Rashi's sense of humor, or
what it means to be a Jew
Rashi demonstrates that the children of Israel had to
cross 42 steps after Moav, before reaching the good land
(read Bemidbar 33, 1-15 and Rashi's commentary).
Here it is:
"Lama nikhtevu hamasaot halalu, why are these stations
Le hodia hasadav shel Makom, It is in order to make known
the goodness of God.
Lo tomar she hayu naim umetultelim mimasa le masa, one
cannot say that they erred and went round and round
She hare ein han ela arbaim u shetayim masaot, for there
here no more than 42 stations !! (This is Rashi's wonderful
She kol shmone ushloshim shan lo nasu ela eserim masot,
one sees that during 38 years they only crossed 20 stations"
What would it feel like if
we had to move 20 times in 38 years, as individuals or
as a group. Hashem asks such trials of those He loves
the most; we should remember this.
How different is this lifestyle from that of modern consumer
society: many people live their whole lives with just
one goal - buying a house or retiring. This is not the
Jewish model and it is natural that making aliya (to Israel)
may seem a difficult prospect to those who come from a
different cultural world.
Furthermore the number 42 has a lot of significance in
Judaism; it refers to the 42-letter name of God which
describes the force that elevates us - and whose initials
make up the prayer ana vekhoah which is recited everyday
during the counting of the Omer.
Parasha Naso is read on the day when Moshe completed the
period of 7 days of construction of the sanctuary, one
year after the exodus from Egypt, in the year 2449, in
the month of Nisan.
Those who are able to read Hebrew texts, should study
the different analyses of Rashi and of Ramban (Nahmanides)
of this date in Bemidbar 7, 1.
The important dates were:
--- the 1st of Nisan, construction of the sanctuary,
--- then, 7 days of dedication of the sanctuary,
--- then, for 12 days (the Sages say till the 12th or
till the 19th day, according to their various calculations),
the heads or princes of each tribe brought offerings for
the ceremony (read Bemidbar ch. 7).
Measures to safeguard the
purity of the camp
Before officially confirming the holy sanctuary built
by the tribes, Hashem gave Moshe the measures that had
to be taken to ensure the purity of the camp:
--- Bemidbar 5, 1-4: exclusion of unclean persons, the
leper, one who has an issue, and one who has become polluted
by contact with the dead (for holiness is life);
--- Bemidbar 5, 5-10: removal of all wrongs committed
--- Bemidbar 5, 11-31: laws governing problems of marital
jealousy and infidelity;
--- Bemidbar 6, 1-22: laws (Nazirite) governing the rare
and dangerous cases of ascetics who impose on themselves
austere modes of self-dedication.
The place of the blessing
When all the laws have been completed, the procedure for
the magnificent priestly blessing by the Cohanim is then
given (Bemidbar 6, 22-27).
Confirmation of the people
The heads of the tribes bring their offerings. We learn
what is a true offering - that which is taken from our
own possessions (read Rashi, mishelo hevi, he brought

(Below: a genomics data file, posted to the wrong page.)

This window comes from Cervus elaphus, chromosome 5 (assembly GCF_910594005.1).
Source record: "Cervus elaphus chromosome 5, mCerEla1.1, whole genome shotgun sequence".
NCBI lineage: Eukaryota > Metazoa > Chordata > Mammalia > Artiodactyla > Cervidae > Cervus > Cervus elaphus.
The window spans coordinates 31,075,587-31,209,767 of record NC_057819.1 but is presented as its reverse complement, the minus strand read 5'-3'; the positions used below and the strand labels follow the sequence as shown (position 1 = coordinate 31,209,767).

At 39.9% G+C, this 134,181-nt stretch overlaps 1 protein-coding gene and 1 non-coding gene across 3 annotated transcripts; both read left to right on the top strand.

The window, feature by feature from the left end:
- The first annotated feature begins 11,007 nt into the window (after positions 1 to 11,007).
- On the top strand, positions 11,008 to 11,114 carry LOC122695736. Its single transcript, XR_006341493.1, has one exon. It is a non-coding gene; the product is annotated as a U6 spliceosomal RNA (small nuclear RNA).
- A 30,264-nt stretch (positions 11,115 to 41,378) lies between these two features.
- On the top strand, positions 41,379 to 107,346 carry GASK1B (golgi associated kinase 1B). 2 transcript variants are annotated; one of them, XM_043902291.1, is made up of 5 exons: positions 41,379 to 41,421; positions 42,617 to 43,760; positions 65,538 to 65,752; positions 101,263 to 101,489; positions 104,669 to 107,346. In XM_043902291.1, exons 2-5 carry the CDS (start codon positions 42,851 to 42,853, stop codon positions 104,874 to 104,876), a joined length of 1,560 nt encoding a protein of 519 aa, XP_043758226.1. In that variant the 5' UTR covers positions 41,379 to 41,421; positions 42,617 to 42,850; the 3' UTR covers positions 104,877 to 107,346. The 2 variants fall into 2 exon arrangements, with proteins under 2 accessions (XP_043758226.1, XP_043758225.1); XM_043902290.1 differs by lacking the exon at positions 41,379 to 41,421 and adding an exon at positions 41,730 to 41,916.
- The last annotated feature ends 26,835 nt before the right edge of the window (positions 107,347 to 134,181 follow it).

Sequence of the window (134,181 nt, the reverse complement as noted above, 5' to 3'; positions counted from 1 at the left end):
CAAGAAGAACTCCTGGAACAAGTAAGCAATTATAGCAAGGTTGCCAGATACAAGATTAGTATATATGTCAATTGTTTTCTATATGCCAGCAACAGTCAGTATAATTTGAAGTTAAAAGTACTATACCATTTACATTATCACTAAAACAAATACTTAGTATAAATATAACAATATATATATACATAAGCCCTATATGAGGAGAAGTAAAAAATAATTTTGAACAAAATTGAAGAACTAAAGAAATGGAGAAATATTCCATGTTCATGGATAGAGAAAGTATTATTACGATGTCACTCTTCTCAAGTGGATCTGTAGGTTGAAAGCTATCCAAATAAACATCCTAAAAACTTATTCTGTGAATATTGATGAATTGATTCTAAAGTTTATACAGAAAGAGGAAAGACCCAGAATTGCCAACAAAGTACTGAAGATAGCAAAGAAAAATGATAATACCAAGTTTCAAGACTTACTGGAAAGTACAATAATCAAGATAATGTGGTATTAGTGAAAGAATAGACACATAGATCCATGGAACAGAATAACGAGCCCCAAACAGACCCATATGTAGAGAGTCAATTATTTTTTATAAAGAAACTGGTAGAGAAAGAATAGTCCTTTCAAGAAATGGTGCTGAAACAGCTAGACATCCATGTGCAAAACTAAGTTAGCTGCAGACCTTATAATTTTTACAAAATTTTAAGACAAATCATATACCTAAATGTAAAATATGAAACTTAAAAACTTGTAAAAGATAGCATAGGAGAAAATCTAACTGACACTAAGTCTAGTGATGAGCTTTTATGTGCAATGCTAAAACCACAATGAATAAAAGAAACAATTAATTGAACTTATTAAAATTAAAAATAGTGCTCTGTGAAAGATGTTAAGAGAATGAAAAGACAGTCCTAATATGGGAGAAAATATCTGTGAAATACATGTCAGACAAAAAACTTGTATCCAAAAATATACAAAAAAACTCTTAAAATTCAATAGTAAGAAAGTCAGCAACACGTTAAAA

what was his, on 7, 12; ze korban Nakhshon ben Aminadav,
this was the offering of Nakhson the son of Aminadav 7,
A different offering is brought
each day, in harmony with the creation of the world (lemaase
vereshit, Rashi on 7, 12). True gifts re-create the world.
Finally, THE voice
The voice of Hashem then makes itself heard to Moshe in
the intimacy of the tent, as though God were speaking
to himself (Rashi on 7, 89). The parasha ends with this
wonderful moment of love between the two: "And when
Moshe entered the tent of meeting, that He might speak
with him, then he heard the Voice speaking unto him
the two cherubim (Mibein Shnei Hakeruvim) and He spoke
Each term carries meaning.
Remember that the initial letter for Mibein Sheni Hakeruvim
(7, 89) form the name Moshe.
Many lessons can be drawn
from this symphony of words: slavery, deliverance, long
wanderings before reaching the levels of intimacy and
happiness. This is not a concert, it is a teaching which
we should apply to our own lives, on how to follow the
Torah and achieve true happiness.
The camp of joy in holiness
In this context, we will now discover the duties of the
Levites and that of Jews in the world.
We will base ourselves on the commentary of Rabbenu Bahya
and follow his method.
Method of Rabbenu Bahya
Before each parasha, the Rav inserts a commentary which
directs our approach to the whole parasha, based on one
verse of Proverbs (Mishle).
He bases himself on the commentary of Rabbenu Yona on
Mishle and gives it his own perspective. His aim is to
link the Torah and moral conduct, musar. Rabbenu Yona
ben Avraham, the Hassid of Gerondi (1200-1263) is the
famous author of Shaarei Teshuva (The gates of Return)
which we study mainly before Rosh Hashana, and of commentaries
on Avot and on the Rif which are found in editions of
Tractate Berakhot in the Talmud. He was a colleague of
the Ramban and studied with the tosafists in France.
His commentary is also special because of his analysis
of the text at 4 levels, that of the peshat, the drash,
the sod and the kabala, which we will not go into here.
His analysis of the parasha
centers on the link between joy and the Levite.
Proverbs 21, 15 says: "It is joy to the just to do